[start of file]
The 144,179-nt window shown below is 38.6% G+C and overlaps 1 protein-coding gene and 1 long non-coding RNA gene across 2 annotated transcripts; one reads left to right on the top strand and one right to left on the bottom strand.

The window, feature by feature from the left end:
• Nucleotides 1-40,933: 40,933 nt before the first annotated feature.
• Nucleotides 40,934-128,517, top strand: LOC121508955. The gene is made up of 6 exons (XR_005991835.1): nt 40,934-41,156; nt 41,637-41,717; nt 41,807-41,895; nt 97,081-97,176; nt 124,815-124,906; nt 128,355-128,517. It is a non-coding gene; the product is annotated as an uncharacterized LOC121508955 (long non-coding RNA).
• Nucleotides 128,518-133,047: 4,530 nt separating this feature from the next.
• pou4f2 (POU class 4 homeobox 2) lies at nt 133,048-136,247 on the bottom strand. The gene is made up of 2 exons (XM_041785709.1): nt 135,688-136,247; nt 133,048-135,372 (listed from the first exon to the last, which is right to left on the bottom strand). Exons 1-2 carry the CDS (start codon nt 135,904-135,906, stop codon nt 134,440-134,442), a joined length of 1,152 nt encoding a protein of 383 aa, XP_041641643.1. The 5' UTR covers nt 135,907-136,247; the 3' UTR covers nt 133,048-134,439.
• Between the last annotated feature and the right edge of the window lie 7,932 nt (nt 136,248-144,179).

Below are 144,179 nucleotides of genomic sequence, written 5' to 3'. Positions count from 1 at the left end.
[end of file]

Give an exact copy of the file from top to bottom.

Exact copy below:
The 144,179-nt window shown below is 38.6% G+C and overlaps 1 protein-coding gene and 1 long non-coding RNA gene across 2 annotated transcripts; one reads left to right on the top strand and one right to left on the bottom strand.

The window, feature by feature from the left end:
• Nucleotides 1-40,933: 40,933 nt before the first annotated feature.
• Nucleotides 40,934-128,517, top strand: LOC121508955. The gene is made up of 6 exons (XR_005991835.1): nt 40,934-41,156; nt 41,637-41,717; nt 41,807-41,895; nt 97,081-97,176; nt 124,815-124,906; nt 128,355-128,517. It is a non-coding gene; the product is annotated as an uncharacterized LOC121508955 (long non-coding RNA).
• Nucleotides 128,518-133,047: 4,530 nt separating this feature from the next.
• pou4f2 (POU class 4 homeobox 2) lies at nt 133,048-136,247 on the bottom strand. The gene is made up of 2 exons (XM_041785709.1): nt 135,688-136,247; nt 133,048-135,372 (listed from the first exon to the last, which is right to left on the bottom strand). Exons 1-2 carry the CDS (start codon nt 135,904-135,906, stop codon nt 134,440-134,442), a joined length of 1,152 nt encoding a protein of 383 aa, XP_041641643.1. The 5' UTR covers nt 135,907-136,247; the 3' UTR covers nt 133,048-134,439.
• Between the last annotated feature and the right edge of the window lie 7,932 nt (nt 136,248-144,179).

Below are 144,179 nucleotides of genomic sequence, written 5' to 3'. Positions count from 1 at the left end.